What he’s doing when not behind the stick: Making, bottling, and selling his Weaver Family Whey in the Lowcountry.
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It should be evident that Stephanie Burt believes that a good bartender is more than just a server that can make a mixed drink.You can find her (and her thoughts on everything from booze to bacon) on Twitter @beehivesteph or in your earbuds on her weekly podcast, The Southern Fork.
1. Poogan's Porch72 Queen St, Charleston
2. Poogan's Smokehouse188 E Bay St, Charleston
3. Jack Of Cups34 Center Street, Folly Beach
4. 492492 King St, Charleston
5. Pearlz Oyster Bar - West Ashley9 Magnolia Rd, Charleston
6. McCrady's Tavern2 Unity Aly, Charleston
7. Edmund's Oast1081 Morrison Dr, Charleston
8. Proof Bar437 King St, Charleston
9. Mercantile And Mash701 E Bay St, Charleston
10. Husk76 Queen St, Charleston
Poogan’s Porch—part of a famed Charleston brand—serves traditional Southern cooking in a Victorian townhouse, complete with porch seating and a massive wine cellar. It's one of the most popular destinations in town with a documented ghost story and some seriously impressive decor, luring in locals and tourists alike to this classic upscale eatery with wonderful updated cocktails.
If you thought upscale BBQ was an oxymoron, think again. Poogan's serves only the finest, smokiest of ribs in only the classiest of settings (sans white tablecloths): an industrial-chic, loft-style resto in the heart of the French Quarter. In addition to BBQ, the menu pairs European eats and wood-fire pizzas with artisanal wines and craft beers.
Jack of Cups is a nook of a craft beer bar with global pub grub and a growing cocktail list. Its a cozy, no-nonsense space with outdoor seating on a patio. Though small compared to some other spots on Folly Beach, this place is a far cry from the cases of Coronas served at other spots down the street. There are tripels, sours, seasonals, reserves, and the occasional “whale” on tap. Ask about it.
Chef Nate Whiting and his team of gastronomic magicians compress, foam, and crystallize the hell out of high-end ingredients, presenting you with an ever-changing tasting menu of fresh seafood and regional cuisine that looks as much art as food. The interior offers varied seating like a kitchen counter and community tables, in addition to an outside courtyard ideal with a glass of wine in the summer.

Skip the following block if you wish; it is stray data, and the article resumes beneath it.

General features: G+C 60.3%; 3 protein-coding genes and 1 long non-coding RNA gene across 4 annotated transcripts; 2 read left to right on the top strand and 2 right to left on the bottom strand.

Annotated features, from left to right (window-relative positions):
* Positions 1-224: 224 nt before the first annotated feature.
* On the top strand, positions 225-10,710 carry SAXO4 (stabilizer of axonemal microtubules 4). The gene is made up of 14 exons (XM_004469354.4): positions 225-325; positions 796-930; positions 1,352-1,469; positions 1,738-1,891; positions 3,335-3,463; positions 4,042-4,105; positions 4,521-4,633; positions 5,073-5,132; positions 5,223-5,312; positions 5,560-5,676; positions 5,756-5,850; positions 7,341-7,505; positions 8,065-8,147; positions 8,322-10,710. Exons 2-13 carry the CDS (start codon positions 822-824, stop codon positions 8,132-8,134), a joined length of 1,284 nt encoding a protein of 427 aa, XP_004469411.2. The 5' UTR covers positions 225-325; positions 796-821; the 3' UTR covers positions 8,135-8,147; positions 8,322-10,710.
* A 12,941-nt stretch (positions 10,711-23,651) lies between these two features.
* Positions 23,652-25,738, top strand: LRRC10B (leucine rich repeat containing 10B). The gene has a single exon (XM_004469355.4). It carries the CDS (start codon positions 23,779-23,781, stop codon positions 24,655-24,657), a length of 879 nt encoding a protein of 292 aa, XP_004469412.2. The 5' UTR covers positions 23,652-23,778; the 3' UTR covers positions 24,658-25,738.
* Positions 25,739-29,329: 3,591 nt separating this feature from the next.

Pearlz Oyster Bar is a casual seafood bistro known for its vibrant bar scene. While Pearlz is oyster-centric, serving up the pearl-bearing mollusks both steamed and fresh on the half shell, the Charleston restaurant also offers coastal southern fare, like Angus burgers and crab cake sandwiches. At the bar, you can find local craft brews on tap and nautical-themed cocktails, like the East Bay Horizon, with Altos Reposado Tequila, Ancho Reyes, Dolin Genepy, Cucumber-Cilantro Juice, Lemon Juice, Simple Syrup.
Inspired by the Gilded Age, McCrady’s Tavern’s lunch, and dinner menus are filled with old-fashioned dishes, like escargot-stuffed marrow bone and calf’s head soup, derived from an 1885 cookbook. For brunch, choose from appetizers, like blue crab bisque with vermouth and tarragon, and entrees, like a patty melt with fries or eggs benedict with pea meal bacon. With exposed brick walls, oil paintings, and lilac walls that match upholstered armchairs, McCrady’s Tavern’s décor simultaneously harks back to an earlier century and embraces modern aesthetic trends.